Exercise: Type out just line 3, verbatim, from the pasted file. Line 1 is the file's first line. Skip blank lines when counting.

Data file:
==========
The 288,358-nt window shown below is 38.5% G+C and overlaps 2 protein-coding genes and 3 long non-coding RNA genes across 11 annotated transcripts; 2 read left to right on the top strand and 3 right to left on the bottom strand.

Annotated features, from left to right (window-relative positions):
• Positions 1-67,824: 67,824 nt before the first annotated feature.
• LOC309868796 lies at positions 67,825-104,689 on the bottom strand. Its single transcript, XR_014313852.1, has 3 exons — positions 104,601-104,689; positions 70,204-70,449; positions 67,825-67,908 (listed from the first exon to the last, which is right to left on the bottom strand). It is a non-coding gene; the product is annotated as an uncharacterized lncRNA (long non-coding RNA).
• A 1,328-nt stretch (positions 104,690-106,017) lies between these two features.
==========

• Positions 1-67,824: 67,824 nt before the first annotated feature.